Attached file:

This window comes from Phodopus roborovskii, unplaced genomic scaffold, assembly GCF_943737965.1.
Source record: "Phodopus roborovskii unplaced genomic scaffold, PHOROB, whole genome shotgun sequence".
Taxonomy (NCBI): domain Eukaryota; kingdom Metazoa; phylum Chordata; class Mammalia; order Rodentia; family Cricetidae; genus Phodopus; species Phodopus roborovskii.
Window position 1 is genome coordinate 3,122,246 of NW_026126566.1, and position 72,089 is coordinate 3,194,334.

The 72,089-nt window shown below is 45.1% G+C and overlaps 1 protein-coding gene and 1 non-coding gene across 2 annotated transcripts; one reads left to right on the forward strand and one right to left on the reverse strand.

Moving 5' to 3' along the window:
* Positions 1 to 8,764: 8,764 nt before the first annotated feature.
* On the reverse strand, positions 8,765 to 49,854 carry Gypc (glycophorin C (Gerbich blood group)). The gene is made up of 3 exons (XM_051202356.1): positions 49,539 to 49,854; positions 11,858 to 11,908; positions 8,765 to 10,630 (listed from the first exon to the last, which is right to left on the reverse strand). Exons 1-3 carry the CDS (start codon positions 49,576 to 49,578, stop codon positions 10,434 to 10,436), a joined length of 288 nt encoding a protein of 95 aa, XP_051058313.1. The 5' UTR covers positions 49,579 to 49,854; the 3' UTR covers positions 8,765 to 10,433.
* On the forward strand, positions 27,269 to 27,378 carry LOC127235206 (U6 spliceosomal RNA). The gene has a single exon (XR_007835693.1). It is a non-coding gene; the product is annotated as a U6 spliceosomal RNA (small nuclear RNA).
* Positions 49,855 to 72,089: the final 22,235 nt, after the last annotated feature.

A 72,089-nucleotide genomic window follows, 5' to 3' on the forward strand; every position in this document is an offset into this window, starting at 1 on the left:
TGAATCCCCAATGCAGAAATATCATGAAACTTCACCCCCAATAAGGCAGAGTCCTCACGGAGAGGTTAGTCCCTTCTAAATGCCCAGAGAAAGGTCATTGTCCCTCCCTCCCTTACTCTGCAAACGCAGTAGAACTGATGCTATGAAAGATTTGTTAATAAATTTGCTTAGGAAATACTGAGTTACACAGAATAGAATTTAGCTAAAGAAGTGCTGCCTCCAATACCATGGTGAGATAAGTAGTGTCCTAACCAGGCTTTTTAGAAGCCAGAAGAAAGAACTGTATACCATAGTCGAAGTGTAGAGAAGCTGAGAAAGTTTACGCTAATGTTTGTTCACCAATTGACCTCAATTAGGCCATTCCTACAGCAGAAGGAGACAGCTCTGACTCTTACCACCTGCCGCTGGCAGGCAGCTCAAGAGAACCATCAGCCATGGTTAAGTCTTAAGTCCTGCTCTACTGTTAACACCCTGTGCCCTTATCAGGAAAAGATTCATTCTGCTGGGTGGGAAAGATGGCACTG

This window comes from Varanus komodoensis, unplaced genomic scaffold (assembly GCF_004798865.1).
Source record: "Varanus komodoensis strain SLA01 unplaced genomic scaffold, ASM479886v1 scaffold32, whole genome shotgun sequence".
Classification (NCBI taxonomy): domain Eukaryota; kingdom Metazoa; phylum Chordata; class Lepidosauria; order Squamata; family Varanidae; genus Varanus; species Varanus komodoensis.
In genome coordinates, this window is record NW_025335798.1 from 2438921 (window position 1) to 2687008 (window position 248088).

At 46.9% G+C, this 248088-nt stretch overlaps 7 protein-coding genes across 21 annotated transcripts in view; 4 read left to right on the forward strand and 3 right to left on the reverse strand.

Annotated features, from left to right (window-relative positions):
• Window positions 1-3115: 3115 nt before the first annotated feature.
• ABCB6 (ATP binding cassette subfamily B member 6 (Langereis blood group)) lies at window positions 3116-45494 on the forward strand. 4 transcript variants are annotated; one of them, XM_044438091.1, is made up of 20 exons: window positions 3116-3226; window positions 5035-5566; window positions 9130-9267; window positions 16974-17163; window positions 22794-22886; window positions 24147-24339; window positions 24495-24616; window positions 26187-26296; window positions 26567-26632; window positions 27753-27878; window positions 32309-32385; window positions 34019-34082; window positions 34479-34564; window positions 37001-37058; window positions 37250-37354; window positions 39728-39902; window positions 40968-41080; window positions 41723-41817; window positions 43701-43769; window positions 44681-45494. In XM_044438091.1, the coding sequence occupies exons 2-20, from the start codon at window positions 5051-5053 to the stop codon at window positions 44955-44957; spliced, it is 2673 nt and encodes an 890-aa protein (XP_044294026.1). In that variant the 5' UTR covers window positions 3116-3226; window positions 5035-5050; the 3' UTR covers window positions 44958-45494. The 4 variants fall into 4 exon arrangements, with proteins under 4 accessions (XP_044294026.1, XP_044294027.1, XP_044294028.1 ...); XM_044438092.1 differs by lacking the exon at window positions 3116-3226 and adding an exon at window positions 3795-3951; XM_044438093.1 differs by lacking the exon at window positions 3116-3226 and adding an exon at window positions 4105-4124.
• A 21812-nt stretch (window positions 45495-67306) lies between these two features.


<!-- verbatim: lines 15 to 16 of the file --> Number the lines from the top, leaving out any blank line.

Classification (NCBI taxonomy): domain Eukaryota; kingdom Metazoa; phylum Chordata; class Lepidosauria; order Squamata; family Varanidae; genus Varanus; species Varanus komodoensis.
In genome coordinates, this window is record NW_025335798.1 from 2438921 (window position 1) to 2687008 (window position 248088).